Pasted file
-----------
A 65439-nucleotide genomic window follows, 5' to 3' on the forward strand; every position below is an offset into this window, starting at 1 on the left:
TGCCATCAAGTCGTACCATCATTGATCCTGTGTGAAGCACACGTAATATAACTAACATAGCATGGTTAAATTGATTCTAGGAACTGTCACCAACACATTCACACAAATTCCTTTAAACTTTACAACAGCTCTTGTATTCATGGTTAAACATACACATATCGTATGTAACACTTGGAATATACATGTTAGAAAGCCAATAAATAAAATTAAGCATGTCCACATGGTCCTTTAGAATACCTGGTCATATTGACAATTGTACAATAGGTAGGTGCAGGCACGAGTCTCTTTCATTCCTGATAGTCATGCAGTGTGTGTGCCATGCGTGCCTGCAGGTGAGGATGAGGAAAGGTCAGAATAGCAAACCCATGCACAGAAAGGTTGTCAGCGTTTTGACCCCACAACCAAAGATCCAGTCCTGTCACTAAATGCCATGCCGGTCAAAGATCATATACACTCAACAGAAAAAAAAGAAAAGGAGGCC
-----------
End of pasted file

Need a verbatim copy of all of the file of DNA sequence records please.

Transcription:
A 65439-nucleotide genomic window follows, 5' to 3' on the forward strand; every position below is an offset into this window, starting at 1 on the left:
TGCCATCAAGTCGTACCATCATTGATCCTGTGTGAAGCACACGTAATATAACTAACATAGCATGGTTAAATTGATTCTAGGAACTGTCACCAACACATTCACACAAATTCCTTTAAACTTTACAACAGCTCTTGTATTCATGGTTAAACATACACATATCGTATGTAACACTTGGAATATACATGTTAGAAAGCCAATAAATAAAATTAAGCATGTCCACATGGTCCTTTAGAATACCTGGTCATATTGACAATTGTACAATAGGTAGGTGCAGGCACGAGTCTCTTTCATTCCTGATAGTCATGCAGTGTGTGTGCCATGCGTGCCTGCAGGTGAGGATGAGGAAAGGTCAGAATAGCAAACCCATGCACAGAAAGGTTGTCAGCGTTTTGACCCCACAACCAAAGATCCAGTCCTGTCACTAAATGCCATGCCGGTCAAAGATCATATACACTCAACAGAAAAAAAAGAAAAGGAGGCC